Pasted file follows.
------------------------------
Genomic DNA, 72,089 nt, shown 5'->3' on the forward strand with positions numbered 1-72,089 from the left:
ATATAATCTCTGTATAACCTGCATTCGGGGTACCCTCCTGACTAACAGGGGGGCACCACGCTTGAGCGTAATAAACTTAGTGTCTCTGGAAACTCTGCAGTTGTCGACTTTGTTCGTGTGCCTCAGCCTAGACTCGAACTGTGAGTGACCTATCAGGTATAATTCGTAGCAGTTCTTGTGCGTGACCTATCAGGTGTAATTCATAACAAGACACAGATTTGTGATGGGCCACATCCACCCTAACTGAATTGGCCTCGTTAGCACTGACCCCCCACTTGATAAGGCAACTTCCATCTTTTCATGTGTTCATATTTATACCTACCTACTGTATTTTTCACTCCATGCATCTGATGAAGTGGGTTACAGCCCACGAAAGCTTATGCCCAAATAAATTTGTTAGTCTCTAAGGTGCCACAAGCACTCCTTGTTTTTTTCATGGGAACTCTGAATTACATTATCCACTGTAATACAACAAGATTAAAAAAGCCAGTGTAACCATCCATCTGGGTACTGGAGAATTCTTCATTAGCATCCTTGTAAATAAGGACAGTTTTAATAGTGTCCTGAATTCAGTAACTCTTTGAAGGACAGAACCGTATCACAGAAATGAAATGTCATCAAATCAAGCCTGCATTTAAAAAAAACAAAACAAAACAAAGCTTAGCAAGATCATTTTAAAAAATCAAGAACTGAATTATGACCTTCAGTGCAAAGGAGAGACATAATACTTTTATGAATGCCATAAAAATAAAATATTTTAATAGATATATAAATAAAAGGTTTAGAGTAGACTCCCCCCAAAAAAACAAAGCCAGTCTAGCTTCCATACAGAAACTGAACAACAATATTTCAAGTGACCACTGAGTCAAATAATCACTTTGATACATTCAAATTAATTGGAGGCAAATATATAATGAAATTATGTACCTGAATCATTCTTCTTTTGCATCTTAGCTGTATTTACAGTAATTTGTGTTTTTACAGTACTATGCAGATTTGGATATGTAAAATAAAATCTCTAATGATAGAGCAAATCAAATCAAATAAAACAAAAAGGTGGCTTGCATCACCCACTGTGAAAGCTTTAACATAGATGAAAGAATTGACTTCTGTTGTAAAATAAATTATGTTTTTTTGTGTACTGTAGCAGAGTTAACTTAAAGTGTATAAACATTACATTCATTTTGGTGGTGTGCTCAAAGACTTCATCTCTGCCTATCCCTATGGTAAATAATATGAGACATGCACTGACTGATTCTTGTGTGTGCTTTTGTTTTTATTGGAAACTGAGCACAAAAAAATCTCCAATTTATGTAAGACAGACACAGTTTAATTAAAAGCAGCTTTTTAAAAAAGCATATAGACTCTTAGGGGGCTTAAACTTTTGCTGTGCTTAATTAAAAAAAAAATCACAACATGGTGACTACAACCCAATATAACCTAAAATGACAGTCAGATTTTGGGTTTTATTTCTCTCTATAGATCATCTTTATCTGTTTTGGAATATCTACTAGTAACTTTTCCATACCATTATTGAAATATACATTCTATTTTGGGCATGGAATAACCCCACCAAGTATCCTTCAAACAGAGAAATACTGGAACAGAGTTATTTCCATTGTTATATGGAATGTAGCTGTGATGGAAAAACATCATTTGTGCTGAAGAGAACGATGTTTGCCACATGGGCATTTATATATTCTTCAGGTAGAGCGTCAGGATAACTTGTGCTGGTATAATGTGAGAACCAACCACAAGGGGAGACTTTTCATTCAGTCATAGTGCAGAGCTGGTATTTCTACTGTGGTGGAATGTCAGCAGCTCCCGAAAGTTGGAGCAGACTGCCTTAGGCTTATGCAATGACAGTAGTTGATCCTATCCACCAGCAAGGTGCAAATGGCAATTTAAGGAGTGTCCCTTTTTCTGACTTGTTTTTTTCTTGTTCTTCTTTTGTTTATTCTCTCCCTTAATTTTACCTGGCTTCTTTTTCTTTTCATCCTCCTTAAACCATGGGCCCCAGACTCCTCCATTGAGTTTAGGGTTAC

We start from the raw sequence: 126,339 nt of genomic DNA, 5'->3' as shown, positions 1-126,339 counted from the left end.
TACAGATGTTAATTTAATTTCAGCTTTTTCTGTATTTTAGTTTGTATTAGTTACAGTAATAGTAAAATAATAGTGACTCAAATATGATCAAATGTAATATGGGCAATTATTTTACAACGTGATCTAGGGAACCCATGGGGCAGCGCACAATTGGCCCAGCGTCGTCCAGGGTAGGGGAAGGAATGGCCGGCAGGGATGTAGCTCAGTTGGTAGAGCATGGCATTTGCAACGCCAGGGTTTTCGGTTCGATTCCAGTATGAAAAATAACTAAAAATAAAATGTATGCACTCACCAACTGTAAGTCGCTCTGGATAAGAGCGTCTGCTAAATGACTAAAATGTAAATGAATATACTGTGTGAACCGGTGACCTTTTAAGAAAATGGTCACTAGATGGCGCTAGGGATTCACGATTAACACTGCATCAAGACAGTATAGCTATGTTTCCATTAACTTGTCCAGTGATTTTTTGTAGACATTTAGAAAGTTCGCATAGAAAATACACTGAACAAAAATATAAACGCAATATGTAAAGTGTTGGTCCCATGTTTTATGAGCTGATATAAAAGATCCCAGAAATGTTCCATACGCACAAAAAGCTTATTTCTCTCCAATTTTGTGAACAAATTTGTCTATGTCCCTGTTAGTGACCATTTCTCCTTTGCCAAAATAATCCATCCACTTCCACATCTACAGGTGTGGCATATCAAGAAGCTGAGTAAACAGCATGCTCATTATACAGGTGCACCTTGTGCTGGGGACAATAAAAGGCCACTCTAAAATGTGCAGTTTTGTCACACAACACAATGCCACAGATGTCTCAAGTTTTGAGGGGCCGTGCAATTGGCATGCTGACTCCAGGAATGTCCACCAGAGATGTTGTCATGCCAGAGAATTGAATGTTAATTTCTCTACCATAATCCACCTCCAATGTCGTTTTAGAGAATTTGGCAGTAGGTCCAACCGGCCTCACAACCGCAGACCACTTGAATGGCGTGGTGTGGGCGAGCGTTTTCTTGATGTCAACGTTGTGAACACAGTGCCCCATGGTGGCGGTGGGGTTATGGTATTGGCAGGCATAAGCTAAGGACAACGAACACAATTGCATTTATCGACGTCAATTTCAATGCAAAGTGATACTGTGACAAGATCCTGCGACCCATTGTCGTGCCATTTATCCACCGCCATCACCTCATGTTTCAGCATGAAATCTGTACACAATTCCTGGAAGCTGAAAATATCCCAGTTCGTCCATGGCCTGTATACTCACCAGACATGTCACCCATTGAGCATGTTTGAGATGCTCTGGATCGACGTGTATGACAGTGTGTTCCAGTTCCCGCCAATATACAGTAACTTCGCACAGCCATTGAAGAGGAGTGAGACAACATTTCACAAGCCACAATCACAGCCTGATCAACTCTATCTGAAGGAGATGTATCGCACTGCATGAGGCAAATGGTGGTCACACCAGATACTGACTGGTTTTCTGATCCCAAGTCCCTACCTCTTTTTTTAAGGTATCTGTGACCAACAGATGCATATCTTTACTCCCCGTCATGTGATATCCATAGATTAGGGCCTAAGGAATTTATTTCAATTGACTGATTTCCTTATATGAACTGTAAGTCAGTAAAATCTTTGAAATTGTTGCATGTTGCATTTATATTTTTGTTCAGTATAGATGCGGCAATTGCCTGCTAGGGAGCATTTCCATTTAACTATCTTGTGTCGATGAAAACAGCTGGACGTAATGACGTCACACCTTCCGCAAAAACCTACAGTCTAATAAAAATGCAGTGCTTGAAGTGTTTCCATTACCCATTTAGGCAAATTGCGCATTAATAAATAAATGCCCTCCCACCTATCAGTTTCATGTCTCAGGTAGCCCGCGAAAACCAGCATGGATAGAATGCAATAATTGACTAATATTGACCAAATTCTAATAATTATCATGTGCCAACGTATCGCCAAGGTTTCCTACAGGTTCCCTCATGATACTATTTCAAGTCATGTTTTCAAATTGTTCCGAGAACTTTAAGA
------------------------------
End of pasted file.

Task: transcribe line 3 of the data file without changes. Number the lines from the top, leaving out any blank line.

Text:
We start from the raw sequence: 126,339 nt of genomic DNA, 5'->3' as shown, positions 1-126,339 counted from the left end.